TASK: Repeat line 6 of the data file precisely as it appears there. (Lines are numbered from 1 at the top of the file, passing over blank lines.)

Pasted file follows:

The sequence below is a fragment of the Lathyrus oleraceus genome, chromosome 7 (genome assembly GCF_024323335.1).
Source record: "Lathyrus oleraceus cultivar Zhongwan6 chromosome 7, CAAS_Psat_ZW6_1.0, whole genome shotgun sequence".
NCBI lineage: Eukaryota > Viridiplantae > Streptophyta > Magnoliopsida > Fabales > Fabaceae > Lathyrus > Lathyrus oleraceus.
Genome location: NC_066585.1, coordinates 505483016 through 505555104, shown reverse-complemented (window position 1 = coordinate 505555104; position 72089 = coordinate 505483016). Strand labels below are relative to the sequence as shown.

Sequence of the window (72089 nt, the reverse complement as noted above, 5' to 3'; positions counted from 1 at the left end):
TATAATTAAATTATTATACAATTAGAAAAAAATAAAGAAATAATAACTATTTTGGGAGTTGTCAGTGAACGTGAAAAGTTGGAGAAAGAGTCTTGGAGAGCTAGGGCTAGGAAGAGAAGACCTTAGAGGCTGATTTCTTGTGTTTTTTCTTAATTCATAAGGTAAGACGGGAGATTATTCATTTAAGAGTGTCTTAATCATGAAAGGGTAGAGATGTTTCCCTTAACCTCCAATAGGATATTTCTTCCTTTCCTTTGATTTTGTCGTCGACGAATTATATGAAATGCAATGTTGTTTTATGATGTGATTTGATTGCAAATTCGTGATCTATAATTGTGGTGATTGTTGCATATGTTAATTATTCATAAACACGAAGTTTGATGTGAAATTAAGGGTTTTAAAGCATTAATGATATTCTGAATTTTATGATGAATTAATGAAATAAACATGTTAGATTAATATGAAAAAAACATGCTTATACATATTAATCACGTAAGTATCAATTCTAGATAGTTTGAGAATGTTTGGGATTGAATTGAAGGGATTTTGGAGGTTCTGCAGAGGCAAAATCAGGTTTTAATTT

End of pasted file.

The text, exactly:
TATAATTAAATTATTATACAATTAGAAAAAAATAAAGAAATAATAACTATTTTGGGAGTTGTCAGTGAACGTGAAAAGTTGGAGAAAGAGTCTTGGAGAGCTAGGGCTAGGAAGAGAAGACCTTAGAGGCTGATTTCTTGTGTTTTTTCTTAATTCATAAGGTAAGACGGGAGATTATTCATTTAAGAGTGTCTTAATCATGAAAGGGTAGAGATGTTTCCCTTAACCTCCAATAGGATATTTCTTCCTTTCCTTTGATTTTGTCGTCGACGAATTATATGAAATGCAATGTTGTTTTATGATGTGATTTGATTGCAAATTCGTGATCTATAATTGTGGTGATTGTTGCATATGTTAATTATTCATAAACACGAAGTTTGATGTGAAATTAAGGGTTTTAAAGCATTAATGATATTCTGAATTTTATGATGAATTAATGAAATAAACATGTTAGATTAATATGAAAAAAACATGCTTATACATATTAATCACGTAAGTATCAATTCTAGATAGTTTGAGAATGTTTGGGATTGAATTGAAGGGATTTTGGAGGTTCTGCAGAGGCAAAATCAGGTTTTAATTT